Chris Paul was an Advocate for Voting, HBCUs in North Carolina Before Ever Making the NBA Finals

By Max Millington

July 6, 2021

The Wake Forest University basketball star has emerged as a leader for social justice in his native Winston-Salem. 

When Phoenix Suns guard Chris Paul steps on the court for the first NBA Finals appearance of his 16-year career, he won’t be alone. 

“I’ve had my hometown and my family with me,” said Paul right after the Suns punched their ticket to the Finals by beating the Los Angeles Clippers last week. 

His hometown is Winston-Salem. Even in the midst of a Hall of Fame career and appearances in State Farm commercials, Paul (who wore a Winston-Salem hat while speaking to the media) hasn’t forgotten his roots. 

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In 2018, the 11x NBA All-Star described what it was like to grow up in Winston-Salem in an article for the Players’ Tribune. His late-grandfather and hero, Nathaniel Jones, established the first Black-owned service station in North Carolina and was well-known in the community. 

Last October, the NBA star also led an early voting drive at Winston-Salem State University. Paul attended Wake Forest for two years before going to the pros, but has lately shown more support for historically Black colleges like WSSU and North Carolina Central University in Durham. 

NBA star Chris Paul (left) pictured here with Winston-Salem State Student Government Association President Je’Den Clark during a voting drive last fall. (Image via Je’Den Clark)

Paul, who left Wake Forest early for the NBA, is currently enrolled at WSSU and says he plans on completing his degree and participating in commencement. 

“I’m not where I am today without my experience at Wake Forest,” Paul told GQ last summer. “But I was also lucky to be right down the street from Winston-Salem State University…Honestly, deep down inside, I wish I’d had an opportunity (to attend an HBCU). They mean everything to me.” 

At the early voting drive, Paul, along with members of the student government association, stopped by residence halls to gather students before proceeding to the polling site with 2,500 other people, including the school’s marching band and cheerleaders.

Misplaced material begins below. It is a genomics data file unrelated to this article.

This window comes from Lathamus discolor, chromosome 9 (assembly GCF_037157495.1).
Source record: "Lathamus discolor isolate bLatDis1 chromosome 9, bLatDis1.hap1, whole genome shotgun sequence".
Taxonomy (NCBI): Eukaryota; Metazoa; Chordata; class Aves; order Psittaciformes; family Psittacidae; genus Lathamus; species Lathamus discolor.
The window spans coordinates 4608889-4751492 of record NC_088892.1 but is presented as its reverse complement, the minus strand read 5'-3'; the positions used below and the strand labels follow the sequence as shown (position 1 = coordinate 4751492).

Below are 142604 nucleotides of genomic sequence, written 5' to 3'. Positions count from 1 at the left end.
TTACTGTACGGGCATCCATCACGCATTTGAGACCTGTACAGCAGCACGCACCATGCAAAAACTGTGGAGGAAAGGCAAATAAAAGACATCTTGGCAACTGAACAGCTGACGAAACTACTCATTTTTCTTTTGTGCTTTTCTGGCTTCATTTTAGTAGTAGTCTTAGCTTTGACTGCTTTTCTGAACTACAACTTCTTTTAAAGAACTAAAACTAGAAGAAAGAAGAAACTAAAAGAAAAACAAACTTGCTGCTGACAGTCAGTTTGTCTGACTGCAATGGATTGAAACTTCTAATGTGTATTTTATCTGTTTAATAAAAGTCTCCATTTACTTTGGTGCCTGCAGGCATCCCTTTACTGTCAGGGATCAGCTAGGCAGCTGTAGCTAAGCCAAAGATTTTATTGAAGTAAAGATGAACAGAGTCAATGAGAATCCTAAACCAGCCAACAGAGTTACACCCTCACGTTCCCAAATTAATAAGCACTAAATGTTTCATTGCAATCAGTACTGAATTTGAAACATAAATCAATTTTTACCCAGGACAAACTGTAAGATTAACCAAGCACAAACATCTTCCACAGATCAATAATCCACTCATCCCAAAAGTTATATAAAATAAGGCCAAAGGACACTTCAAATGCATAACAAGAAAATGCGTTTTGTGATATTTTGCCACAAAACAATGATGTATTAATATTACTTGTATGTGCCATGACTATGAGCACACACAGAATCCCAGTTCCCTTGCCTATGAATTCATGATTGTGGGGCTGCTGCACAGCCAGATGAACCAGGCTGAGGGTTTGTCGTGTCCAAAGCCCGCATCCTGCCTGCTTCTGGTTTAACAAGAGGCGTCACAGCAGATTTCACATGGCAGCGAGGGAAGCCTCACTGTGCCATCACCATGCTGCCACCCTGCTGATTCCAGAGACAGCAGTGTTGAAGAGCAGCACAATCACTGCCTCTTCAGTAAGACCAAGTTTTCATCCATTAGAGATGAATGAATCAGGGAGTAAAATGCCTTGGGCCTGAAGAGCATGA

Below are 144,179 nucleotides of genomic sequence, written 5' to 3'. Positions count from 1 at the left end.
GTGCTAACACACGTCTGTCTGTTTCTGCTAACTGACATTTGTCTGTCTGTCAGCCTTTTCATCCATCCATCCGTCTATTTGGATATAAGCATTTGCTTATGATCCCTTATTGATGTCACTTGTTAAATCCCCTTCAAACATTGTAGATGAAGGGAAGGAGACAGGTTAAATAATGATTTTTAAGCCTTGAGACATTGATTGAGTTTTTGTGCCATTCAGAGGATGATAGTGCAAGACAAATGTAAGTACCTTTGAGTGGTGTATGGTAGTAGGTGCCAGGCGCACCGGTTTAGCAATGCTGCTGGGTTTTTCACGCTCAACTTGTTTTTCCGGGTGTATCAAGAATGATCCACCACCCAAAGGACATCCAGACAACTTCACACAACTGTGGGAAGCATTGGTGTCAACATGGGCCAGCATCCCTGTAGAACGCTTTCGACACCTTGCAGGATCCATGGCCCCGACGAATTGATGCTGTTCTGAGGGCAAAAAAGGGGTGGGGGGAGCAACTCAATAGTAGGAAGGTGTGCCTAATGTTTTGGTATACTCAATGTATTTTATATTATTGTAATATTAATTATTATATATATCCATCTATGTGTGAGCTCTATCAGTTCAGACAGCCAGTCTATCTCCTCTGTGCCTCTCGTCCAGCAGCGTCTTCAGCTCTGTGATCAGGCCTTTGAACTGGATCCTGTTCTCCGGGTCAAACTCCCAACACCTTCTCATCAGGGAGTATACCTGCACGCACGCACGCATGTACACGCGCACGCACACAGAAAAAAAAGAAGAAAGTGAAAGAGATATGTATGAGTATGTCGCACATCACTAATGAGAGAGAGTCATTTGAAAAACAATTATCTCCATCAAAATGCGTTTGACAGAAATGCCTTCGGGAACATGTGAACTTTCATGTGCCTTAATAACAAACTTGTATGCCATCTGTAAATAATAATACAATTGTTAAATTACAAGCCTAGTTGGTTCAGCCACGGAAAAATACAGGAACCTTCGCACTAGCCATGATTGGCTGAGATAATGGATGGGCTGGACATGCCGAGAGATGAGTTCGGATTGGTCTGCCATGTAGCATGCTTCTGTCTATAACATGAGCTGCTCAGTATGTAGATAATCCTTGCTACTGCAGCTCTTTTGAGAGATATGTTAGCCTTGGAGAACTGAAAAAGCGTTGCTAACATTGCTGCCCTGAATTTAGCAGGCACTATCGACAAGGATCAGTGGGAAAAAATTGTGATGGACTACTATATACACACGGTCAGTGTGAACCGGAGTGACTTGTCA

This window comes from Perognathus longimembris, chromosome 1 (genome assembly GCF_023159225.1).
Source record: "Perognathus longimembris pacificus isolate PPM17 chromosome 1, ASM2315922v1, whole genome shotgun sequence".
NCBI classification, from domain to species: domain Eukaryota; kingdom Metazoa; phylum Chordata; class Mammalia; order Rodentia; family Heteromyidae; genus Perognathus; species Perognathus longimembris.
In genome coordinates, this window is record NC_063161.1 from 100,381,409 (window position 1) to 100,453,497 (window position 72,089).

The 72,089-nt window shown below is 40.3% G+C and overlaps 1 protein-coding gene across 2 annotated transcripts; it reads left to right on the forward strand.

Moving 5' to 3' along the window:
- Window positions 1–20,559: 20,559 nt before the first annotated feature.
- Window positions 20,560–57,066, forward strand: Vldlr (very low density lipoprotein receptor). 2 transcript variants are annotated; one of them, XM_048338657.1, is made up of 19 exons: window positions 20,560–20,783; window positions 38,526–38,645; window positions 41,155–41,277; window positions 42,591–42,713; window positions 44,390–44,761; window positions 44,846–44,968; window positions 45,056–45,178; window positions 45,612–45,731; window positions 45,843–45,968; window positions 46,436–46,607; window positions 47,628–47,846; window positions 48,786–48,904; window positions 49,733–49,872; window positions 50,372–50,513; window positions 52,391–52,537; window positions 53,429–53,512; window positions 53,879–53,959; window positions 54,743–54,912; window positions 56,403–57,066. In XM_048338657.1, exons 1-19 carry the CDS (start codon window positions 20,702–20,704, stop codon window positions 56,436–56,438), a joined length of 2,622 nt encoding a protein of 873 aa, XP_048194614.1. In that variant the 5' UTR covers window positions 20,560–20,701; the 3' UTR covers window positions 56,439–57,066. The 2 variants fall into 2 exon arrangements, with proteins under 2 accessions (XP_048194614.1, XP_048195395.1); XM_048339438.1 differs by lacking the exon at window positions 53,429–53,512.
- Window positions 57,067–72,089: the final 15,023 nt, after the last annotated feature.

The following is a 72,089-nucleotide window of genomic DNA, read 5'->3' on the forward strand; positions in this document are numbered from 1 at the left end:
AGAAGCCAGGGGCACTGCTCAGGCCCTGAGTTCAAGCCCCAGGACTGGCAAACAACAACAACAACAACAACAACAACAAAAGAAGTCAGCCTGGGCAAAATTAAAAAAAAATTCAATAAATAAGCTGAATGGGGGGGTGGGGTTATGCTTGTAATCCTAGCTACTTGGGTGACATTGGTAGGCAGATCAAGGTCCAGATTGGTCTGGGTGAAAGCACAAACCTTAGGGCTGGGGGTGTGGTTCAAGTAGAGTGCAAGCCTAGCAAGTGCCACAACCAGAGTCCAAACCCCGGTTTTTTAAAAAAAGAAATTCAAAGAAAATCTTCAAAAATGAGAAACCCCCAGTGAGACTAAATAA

“When we walked around campus and encountered different groups of students, Chris just explained to students how they have a lot more power than they realize,” said Je’Den Clark, a recent WSSU graduate and former SGA president. “Not only to use their voice for voting, but just using their voice in general. He really stressed the idea of not taking your voice for granted.” 

The 2016 record for number of votes cast through early and absentee ballots had already been broken in North Carolina by late-October, but Paul and others continued to spread the word about getting to the polls early. In addition to WSSU, Paul would also visit Fayetteville State University (another HBCU) with Detroit Pistons guard and Fayetteville native Dennis Smith Jr. to lead another march to the polls a couple days later. 

“His involvement in the entire project was very selfless and generous,” Clark told C&P. “Chris fully funded every attraction that we had out there… food trucks, DJ, anything we needed, he was willing to provide for us. And it was a really, really amazing experience,” said Clark. 

Paul’s family foundation also offers leadership programs for marginalized students, provides HBCU students with access to learn the business of sports and entertainment, and annually awards two scholarships to Forsyth County students to attend Wake Forest University. 

His Winston-Salem basketball academy offers free 1-hour training sessions for kids and has been frequented by the next generation of basketball stars in North Carolina, including 2021 NBA Rookie Of The Year LaMelo Ball of the Charlotte Hornets and top national high school prospect Mikey Williams. 


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